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  #37   IP: 70.121.13.234
Old January 29th, 2007, 08:33 AM
Daniel J Daniel J is offline
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The first picture I'm including is of the gray wires label. I think it's for defrosting the outdoor unit. It is labeled 300V so it's ok to leave in that conduit, right? Since we're talking about it, it is too long so I was planning on coiling it inside the wall. It has plastic clips at both ends so I can't cut it. If there's any issues please let me know.


Here's two pictures of the wiring diagram. The first is from the plate and the second is from the manual.




And, here's one of the plate just in case.


All the cables except for the 10/2 I ran from the NSP were supplied with the mini-split kit. If I was going to run individual THHN wires that does make thing a bit more difficult because there are clamps inside the covers on the air handler and the compressor. And, it's more difficult because the cables were color coordinated. For THHN I'll need some different clamps???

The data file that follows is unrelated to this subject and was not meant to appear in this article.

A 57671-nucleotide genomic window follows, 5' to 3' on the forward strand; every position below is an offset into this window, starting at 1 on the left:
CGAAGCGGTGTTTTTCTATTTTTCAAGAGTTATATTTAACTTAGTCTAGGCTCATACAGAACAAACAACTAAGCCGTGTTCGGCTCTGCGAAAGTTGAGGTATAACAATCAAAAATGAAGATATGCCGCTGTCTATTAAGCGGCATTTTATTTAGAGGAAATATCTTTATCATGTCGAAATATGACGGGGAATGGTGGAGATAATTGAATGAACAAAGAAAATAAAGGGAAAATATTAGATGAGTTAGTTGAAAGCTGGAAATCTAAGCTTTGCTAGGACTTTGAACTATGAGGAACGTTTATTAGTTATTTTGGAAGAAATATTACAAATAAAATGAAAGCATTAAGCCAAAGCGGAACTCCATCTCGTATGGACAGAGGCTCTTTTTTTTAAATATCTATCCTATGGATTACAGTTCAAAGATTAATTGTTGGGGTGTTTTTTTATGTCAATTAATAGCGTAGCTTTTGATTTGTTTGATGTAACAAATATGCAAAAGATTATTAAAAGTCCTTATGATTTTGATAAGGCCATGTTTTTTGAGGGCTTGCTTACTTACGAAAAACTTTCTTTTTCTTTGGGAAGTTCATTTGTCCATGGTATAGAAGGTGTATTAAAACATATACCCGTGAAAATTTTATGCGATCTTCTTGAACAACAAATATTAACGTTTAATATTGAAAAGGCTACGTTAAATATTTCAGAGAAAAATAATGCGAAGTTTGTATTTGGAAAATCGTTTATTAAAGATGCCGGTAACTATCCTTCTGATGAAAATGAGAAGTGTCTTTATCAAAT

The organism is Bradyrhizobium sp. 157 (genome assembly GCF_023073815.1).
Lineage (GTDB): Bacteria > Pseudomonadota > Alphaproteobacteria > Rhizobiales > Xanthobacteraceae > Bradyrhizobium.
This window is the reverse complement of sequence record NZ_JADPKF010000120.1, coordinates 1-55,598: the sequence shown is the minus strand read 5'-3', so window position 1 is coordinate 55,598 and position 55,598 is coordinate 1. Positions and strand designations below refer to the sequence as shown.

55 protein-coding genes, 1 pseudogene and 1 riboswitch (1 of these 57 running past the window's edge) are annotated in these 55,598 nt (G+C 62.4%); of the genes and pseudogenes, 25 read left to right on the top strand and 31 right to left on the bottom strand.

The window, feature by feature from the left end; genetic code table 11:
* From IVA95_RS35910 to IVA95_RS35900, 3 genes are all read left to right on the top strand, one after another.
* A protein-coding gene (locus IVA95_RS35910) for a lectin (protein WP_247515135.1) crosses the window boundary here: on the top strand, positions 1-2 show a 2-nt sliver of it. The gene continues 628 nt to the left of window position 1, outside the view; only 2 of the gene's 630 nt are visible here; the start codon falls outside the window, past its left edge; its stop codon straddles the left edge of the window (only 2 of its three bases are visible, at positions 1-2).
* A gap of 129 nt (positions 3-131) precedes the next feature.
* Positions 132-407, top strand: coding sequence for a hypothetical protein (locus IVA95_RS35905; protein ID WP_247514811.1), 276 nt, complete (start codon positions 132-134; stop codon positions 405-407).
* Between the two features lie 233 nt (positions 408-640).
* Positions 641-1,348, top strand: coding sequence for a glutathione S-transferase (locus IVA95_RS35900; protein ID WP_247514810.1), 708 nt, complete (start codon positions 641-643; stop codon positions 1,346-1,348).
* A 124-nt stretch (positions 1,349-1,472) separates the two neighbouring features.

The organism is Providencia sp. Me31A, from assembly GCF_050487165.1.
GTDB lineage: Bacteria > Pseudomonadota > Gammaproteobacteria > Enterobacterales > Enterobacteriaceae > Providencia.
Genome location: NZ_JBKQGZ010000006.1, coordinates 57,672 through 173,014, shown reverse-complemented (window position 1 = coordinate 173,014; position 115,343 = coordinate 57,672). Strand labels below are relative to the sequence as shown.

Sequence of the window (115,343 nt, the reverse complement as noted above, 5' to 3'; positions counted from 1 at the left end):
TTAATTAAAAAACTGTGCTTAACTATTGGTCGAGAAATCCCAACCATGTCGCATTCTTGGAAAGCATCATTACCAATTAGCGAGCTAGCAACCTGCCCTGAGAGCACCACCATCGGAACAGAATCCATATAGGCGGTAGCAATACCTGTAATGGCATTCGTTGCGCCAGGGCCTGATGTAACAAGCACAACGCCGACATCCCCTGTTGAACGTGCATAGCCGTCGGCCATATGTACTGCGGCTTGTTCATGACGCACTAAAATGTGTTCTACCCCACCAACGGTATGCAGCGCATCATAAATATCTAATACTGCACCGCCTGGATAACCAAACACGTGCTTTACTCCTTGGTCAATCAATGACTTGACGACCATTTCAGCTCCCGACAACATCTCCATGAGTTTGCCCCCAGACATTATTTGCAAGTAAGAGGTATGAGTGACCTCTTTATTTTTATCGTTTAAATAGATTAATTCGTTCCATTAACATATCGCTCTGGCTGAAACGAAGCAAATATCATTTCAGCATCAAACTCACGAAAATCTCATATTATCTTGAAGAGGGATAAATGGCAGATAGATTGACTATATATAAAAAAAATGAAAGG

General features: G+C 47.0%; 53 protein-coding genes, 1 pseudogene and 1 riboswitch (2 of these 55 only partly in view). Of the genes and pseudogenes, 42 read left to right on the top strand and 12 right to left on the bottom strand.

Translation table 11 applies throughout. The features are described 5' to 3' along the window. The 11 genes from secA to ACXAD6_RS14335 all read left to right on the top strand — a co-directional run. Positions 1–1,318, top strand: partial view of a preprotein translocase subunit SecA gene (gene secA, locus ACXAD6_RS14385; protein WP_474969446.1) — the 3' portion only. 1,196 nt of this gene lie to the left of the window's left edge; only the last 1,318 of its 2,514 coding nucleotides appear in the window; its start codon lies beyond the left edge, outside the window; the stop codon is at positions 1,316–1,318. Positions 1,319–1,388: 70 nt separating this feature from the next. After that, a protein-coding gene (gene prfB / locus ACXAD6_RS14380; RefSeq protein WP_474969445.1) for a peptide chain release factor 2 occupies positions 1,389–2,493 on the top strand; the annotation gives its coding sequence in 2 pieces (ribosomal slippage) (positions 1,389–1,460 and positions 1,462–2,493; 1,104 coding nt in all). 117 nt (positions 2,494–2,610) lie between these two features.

Here's a picture from the air handler (the inside component). On the left side are the two SJ cables and you can see the clamp. Wouldn't that indicate that I should stick with the SJ???


I am curious, Slooo what wires do the Fujitsu units come with? The system is a Celiera from http://www.ac-world.com/proddetail.p...1GW/GX1a&cat=9 .

Thanks again,
Dan

Last edited by Daniel J : January 29th, 2007 at 08:54 AM.
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  #38   IP: 63.164.202.130
Old January 29th, 2007, 09:36 AM
sloooo sloooo is offline
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The Fujitsu units only require 6 wires between the indoor and outdoor unit. Where do the wires for the gray line terminate on the indoor and the outdoor unit. From what I see, it looks like the gray wire goes to the thermister which would make this a low voltage wire.

Also, make sure you use refrigerant seal for your flared fittings. This system runs on R410 and runs at high pressures. last thing you want is a flare to leak.

Last edited by sloooo : January 29th, 2007 at 09:38 AM.